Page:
Why are we consolidating schools again?

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The Bangor Daily ran a nice piece yesterday about our recent report on school district size and student achievement. In criticizing the report, though, Department of Education spokesman David Connerty-Marin seems to have muddied the waters with regard to why we are consolidating the school districts in the first place:
“Connerty-Marin said the school consolidation law was not designed to create larger districts as a way to save money; its primary focus was to improve instruction and results.”
Hmmmm…A look at the Department’s consolidation website indicates that one of the goals of this effort is to “Achieve real savings” and it seems to me that has been a constant theme. In fact, there is almost no mention of student performance in the school district consolidation law.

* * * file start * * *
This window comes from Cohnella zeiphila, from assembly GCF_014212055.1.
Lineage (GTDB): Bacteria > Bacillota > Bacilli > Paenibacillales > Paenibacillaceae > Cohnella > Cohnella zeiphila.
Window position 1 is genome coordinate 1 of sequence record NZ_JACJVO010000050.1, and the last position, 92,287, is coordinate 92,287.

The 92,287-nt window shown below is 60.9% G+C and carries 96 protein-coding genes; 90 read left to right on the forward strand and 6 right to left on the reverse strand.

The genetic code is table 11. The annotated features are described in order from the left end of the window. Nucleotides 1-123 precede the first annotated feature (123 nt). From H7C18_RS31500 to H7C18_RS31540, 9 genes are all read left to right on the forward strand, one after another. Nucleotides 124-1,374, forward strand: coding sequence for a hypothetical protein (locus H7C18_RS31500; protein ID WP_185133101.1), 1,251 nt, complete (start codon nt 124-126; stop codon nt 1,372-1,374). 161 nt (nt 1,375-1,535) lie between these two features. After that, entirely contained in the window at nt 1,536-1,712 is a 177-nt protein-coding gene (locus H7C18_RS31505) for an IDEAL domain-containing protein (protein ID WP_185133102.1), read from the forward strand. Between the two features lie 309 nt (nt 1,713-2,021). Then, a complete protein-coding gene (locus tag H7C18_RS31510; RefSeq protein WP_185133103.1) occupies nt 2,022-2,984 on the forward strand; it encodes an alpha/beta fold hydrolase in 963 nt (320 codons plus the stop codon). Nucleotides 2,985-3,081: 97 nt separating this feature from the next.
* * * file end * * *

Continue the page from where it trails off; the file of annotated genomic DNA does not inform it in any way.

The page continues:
Connerty-Marin was slightly more revealing when he said that “You can’t implement the best teaching practices with 292 school boards and 152 central offices.”
What does this mean? It means that one of the reasons we’re merging the districts is to further consolidate educational decision-making, giving the state more power to “implement” whatever it wants. It is far easier to tell 70 school boards what to do than 292. In fact, Commissioner Gendron is making plans to have teachers submit to the state a syllabus for each class they teach to see if it meets with state approval. The merger of districts is beginning to look a bit like a gradual state takeover of schools, with the state dictating curriculum and methods of student instruction from on high.
Maybe that is why were doing all this consolidating.